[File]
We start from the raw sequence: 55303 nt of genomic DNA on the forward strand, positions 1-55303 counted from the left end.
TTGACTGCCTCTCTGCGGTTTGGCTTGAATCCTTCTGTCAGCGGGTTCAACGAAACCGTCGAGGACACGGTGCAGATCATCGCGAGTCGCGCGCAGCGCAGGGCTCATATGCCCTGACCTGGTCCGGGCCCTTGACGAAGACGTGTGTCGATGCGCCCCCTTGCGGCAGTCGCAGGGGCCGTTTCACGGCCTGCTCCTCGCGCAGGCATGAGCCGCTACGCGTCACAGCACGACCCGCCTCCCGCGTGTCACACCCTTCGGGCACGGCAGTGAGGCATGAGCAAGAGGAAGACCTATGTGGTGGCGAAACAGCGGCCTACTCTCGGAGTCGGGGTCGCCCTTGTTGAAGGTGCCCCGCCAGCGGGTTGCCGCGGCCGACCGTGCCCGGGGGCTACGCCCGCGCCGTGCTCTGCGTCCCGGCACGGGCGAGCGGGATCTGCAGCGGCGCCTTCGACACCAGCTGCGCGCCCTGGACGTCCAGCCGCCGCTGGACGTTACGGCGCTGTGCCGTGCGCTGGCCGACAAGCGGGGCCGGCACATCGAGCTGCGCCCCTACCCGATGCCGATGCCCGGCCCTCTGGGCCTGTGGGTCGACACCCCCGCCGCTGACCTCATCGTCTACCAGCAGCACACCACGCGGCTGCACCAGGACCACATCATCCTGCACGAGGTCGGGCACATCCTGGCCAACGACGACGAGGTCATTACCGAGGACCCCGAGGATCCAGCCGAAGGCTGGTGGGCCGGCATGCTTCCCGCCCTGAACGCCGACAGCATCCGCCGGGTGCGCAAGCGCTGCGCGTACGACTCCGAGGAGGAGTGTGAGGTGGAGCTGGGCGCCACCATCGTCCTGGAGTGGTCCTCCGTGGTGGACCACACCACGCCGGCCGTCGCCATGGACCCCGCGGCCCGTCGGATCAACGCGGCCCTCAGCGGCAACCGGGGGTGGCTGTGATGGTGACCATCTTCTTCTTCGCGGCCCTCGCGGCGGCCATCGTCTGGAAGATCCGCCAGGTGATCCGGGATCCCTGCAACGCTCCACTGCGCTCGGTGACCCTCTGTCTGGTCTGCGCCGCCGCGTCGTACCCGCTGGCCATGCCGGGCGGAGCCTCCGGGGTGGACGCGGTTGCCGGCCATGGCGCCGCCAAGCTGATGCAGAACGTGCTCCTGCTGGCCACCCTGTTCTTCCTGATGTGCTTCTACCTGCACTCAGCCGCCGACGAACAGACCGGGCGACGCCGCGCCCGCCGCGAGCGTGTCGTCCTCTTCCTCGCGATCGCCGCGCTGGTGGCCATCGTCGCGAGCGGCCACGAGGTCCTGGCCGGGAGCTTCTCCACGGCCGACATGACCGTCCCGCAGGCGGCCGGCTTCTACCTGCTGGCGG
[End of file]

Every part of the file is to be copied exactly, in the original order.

We start from the raw sequence: 55303 nt of genomic DNA on the forward strand, positions 1-55303 counted from the left end.
TTGACTGCCTCTCTGCGGTTTGGCTTGAATCCTTCTGTCAGCGGGTTCAACGAAACCGTCGAGGACACGGTGCAGATCATCGCGAGTCGCGCGCAGCGCAGGGCTCATATGCCCTGACCTGGTCCGGGCCCTTGACGAAGACGTGTGTCGATGCGCCCCCTTGCGGCAGTCGCAGGGGCCGTTTCACGGCCTGCTCCTCGCGCAGGCATGAGCCGCTACGCGTCACAGCACGACCCGCCTCCCGCGTGTCACACCCTTCGGGCACGGCAGTGAGGCATGAGCAAGAGGAAGACCTATGTGGTGGCGAAACAGCGGCCTACTCTCGGAGTCGGGGTCGCCCTTGTTGAAGGTGCCCCGCCAGCGGGTTGCCGCGGCCGACCGTGCCCGGGGGCTACGCCCGCGCCGTGCTCTGCGTCCCGGCACGGGCGAGCGGGATCTGCAGCGGCGCCTTCGACACCAGCTGCGCGCCCTGGACGTCCAGCCGCCGCTGGACGTTACGGCGCTGTGCCGTGCGCTGGCCGACAAGCGGGGCCGGCACATCGAGCTGCGCCCCTACCCGATGCCGATGCCCGGCCCTCTGGGCCTGTGGGTCGACACCCCCGCCGCTGACCTCATCGTCTACCAGCAGCACACCACGCGGCTGCACCAGGACCACATCATCCTGCACGAGGTCGGGCACATCCTGGCCAACGACGACGAGGTCATTACCGAGGACCCCGAGGATCCAGCCGAAGGCTGGTGGGCCGGCATGCTTCCCGCCCTGAACGCCGACAGCATCCGCCGGGTGCGCAAGCGCTGCGCGTACGACTCCGAGGAGGAGTGTGAGGTGGAGCTGGGCGCCACCATCGTCCTGGAGTGGTCCTCCGTGGTGGACCACACCACGCCGGCCGTCGCCATGGACCCCGCGGCCCGTCGGATCAACGCGGCCCTCAGCGGCAACCGGGGGTGGCTGTGATGGTGACCATCTTCTTCTTCGCGGCCCTCGCGGCGGCCATCGTCTGGAAGATCCGCCAGGTGATCCGGGATCCCTGCAACGCTCCACTGCGCTCGGTGACCCTCTGTCTGGTCTGCGCCGCCGCGTCGTACCCGCTGGCCATGCCGGGCGGAGCCTCCGGGGTGGACGCGGTTGCCGGCCATGGCGCCGCCAAGCTGATGCAGAACGTGCTCCTGCTGGCCACCCTGTTCTTCCTGATGTGCTTCTACCTGCACTCAGCCGCCGACGAACAGACCGGGCGACGCCGCGCCCGCCGCGAGCGTGTCGTCCTCTTCCTCGCGATCGCCGCGCTGGTGGCCATCGTCGCGAGCGGCCACGAGGTCCTGGCCGGGAGCTTCTCCACGGCCGACATGACCGTCCCGCAGGCGGCCGGCTTCTACCTGCTGGCGG